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Influence of Neighborhood, Peer, and Family Context: Trajectories of Delinquent/Criminal Offending Across the Life Course, Final Report

NCJ Number
Date Published
221 pages

This study presents an integration of macro-level and micro-level theories of crime to determine the impact of social context on longitudinal patterns of delinquent/criminal offending.


Integrating theories of macro-level social disorganization, micro-level social control, and the life-course/developmental perspective on crime, this study examined the impact of demographic measures (race and gender), neighborhood context, family structure and support, and peer and school associations on offending trajectories. Data for the study were drawn from the 1942 and 1949 Racine Birth Cohort Studies. Longitudinal offending behavior, measured as contacts with the police, were combined with interview data for a subsample of males and females from the birth cohorts. Findings show that five latent classes of offenders are optimal for the 1942 and 1949 Racine Birth Cohort sample as a whole. Five latent classes are also appropriate for the males in the sample, and three latent classes are appropriate for the females in the sample. Both males and females exhibited nonoffending patterns as well as chronic and peaked offending patterns. The low-chronic offenders were the most prevalent offender group and were responsible for the highest percentage of offenses in the cohort (38.8 percent). Although race and gender were important predictors of latent class membership in the baseline models, the addition of social context (neighborhood, peers, and family) rendered them insignificant. Family stability was found to be the most important predictor of chronic offending. Extensive tables and figures and 80 references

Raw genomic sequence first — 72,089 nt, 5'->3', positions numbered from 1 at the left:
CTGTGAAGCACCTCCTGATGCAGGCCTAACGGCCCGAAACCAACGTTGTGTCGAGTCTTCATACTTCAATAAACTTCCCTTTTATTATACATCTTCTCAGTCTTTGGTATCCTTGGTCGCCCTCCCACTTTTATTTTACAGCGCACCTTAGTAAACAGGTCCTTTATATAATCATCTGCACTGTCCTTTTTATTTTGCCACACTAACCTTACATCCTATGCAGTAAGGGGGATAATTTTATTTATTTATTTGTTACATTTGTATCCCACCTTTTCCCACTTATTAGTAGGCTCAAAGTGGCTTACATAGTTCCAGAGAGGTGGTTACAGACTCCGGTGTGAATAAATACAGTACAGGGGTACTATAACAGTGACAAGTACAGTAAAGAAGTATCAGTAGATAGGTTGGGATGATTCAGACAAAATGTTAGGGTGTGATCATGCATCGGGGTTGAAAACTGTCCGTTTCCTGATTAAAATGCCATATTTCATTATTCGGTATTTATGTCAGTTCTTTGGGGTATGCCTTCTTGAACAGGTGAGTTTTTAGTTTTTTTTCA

Date Published: January 1, 2000